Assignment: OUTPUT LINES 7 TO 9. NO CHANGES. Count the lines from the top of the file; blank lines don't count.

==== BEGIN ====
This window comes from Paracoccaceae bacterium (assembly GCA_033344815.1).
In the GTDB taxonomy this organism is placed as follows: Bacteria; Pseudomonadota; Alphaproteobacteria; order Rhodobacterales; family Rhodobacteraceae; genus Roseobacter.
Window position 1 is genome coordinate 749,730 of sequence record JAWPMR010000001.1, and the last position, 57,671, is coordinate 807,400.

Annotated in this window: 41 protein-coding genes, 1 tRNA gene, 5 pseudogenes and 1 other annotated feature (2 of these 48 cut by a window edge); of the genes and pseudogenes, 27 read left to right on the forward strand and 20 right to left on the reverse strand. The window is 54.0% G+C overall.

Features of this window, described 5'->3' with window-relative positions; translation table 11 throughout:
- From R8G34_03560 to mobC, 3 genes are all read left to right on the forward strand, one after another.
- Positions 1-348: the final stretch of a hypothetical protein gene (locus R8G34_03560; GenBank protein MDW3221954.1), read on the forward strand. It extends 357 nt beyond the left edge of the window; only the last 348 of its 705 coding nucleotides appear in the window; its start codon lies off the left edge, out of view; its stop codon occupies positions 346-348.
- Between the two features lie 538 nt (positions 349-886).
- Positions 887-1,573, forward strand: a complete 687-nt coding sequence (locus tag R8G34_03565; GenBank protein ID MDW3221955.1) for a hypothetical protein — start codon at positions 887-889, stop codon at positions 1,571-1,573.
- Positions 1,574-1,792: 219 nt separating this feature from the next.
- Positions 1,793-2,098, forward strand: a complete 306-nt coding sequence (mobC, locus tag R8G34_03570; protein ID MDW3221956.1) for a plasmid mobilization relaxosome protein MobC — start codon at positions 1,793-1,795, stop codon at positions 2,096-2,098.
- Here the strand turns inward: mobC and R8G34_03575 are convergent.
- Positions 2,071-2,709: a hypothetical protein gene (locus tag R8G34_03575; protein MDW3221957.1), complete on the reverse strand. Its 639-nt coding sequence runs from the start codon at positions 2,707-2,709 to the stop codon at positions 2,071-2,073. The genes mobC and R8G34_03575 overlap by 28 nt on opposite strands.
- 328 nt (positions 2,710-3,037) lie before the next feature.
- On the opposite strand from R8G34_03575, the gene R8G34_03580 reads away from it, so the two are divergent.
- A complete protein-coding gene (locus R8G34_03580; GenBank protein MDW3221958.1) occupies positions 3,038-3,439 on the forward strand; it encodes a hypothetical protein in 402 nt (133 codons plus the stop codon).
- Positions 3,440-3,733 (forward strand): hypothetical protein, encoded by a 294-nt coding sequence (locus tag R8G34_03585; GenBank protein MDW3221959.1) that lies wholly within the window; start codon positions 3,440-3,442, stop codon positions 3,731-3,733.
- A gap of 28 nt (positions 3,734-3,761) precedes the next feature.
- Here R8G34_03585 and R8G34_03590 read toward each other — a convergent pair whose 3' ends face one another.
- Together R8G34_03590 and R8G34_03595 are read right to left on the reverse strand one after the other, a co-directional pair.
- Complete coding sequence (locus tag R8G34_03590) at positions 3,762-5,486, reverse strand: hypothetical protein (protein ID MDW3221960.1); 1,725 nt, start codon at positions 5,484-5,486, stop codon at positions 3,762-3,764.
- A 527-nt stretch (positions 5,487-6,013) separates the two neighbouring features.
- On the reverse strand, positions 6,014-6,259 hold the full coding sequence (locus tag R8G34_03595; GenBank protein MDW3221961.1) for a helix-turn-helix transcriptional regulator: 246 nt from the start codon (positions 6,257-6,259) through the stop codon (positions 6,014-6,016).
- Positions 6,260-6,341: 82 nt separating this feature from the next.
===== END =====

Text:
- Positions 1-348: the final stretch of a hypothetical protein gene (locus R8G34_03560; GenBank protein MDW3221954.1), read on the forward strand. It extends 357 nt beyond the left edge of the window; only the last 348 of its 705 coding nucleotides appear in the window; its start codon lies off the left edge, out of view; its stop codon occupies positions 346-348.
- Between the two features lie 538 nt (positions 349-886).
- Positions 887-1,573, forward strand: a complete 687-nt coding sequence (locus tag R8G34_03565; GenBank protein ID MDW3221955.1) for a hypothetical protein — start codon at positions 887-889, stop codon at positions 1,571-1,573.